This exhibition celebrates the work of the most iconic fashion designer of the 1960s. Born and brought up in Blackheath in southeast London (coincidentally the home of Mary Evans Picture Library), Mary Quant launched a fashion revolution on the British high street with her shop Bazaar on the King’s Road, Chelsea. Images from the archive of Tatler showing fashion in the 1950s and Swinging Sixties, part of the Illustrated London News archive housed and managed by Mary Evans, were supplied by us for the accompanying exhibition book.
Preston Park Museum in Stockton-on-Tees is exhibiting costumes created by Angels, the world’s longest-established professional costume house, for shows and films such as Poldark, The Crown, Game of Thrones and Shakespeare in Love. We drew on the considerable collections we represent of film stills and posters—the Ronald Grant Film Archive, the Everett Film Collection and Studio Canal—to come up with images of stars in costume for large display panels, including Elizabeth Taylor in Cleopatra (1963).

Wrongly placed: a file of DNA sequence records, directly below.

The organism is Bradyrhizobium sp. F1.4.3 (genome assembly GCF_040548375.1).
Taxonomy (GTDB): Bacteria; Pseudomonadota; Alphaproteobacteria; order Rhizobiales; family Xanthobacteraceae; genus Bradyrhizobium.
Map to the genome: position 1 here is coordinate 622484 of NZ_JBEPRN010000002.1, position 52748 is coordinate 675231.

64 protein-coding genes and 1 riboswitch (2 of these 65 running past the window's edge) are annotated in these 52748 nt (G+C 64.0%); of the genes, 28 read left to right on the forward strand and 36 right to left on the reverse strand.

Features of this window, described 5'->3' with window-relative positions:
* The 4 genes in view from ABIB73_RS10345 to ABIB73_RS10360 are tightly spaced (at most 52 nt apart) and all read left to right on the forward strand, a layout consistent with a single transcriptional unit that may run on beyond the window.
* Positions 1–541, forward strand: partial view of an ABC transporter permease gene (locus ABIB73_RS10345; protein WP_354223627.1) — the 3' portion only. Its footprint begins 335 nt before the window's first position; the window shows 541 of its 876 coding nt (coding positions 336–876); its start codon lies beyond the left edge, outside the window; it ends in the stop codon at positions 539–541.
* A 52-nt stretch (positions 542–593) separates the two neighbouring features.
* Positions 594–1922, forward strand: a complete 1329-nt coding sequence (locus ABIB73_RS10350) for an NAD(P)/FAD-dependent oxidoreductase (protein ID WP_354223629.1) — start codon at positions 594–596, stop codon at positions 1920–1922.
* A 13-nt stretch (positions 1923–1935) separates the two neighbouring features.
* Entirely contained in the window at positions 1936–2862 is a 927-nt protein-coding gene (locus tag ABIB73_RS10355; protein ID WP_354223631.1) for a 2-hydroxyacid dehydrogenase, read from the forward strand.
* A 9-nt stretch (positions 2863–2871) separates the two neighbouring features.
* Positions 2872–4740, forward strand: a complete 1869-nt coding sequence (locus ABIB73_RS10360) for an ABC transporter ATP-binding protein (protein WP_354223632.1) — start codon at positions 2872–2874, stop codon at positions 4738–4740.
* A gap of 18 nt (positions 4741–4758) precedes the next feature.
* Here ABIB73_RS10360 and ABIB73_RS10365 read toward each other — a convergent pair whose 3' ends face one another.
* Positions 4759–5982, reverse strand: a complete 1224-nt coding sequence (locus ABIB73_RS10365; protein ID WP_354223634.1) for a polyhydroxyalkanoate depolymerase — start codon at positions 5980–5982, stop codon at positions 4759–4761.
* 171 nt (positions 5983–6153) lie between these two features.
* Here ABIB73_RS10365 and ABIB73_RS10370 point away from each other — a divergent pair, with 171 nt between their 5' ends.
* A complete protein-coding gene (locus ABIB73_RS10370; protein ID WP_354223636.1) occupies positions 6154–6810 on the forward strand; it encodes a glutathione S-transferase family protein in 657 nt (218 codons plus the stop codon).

The park is formed on the grounds originally occupied by the Leavesden Asylum and St Pancras Orphanage, both of which were constructed in 1868 and continued in various forms until 1995. Historical images of the asylum and orphanage have been used for new way finder signage and Leavesden’s website, mostly from Peter Higginbotham’s workhouses collection which we represent, and which strengthens our own considerable holdings of images on social history.
Following the success of the 1920s Jazz Age: Fashion and Photographs exhibition at the Fashion and Textile Museum in Bermondsey in 2017, the museum once again utilised the superlative collection of images of mid-20th fashion at Mary Evans for their Night and Day: 1930s Fashion and Photographs exhibition. We’ve provided key images for both displays: dynamic and colourful illustrations by Gordon Conway for the Jazz Age exhibition, and stunning monochrome photographs and illustrations for Night and Day.
This spring 2019 exhibition will explore the origins of the camp aesthetic, and how it has evolved from a place of marginality to become an important influence on mainstream culture. The accompanying exhibition catalogue features rare Victorian images of cross-dressing from the Mary Evans archive.
For more information visit Mary Evans Picture Library’s profile here.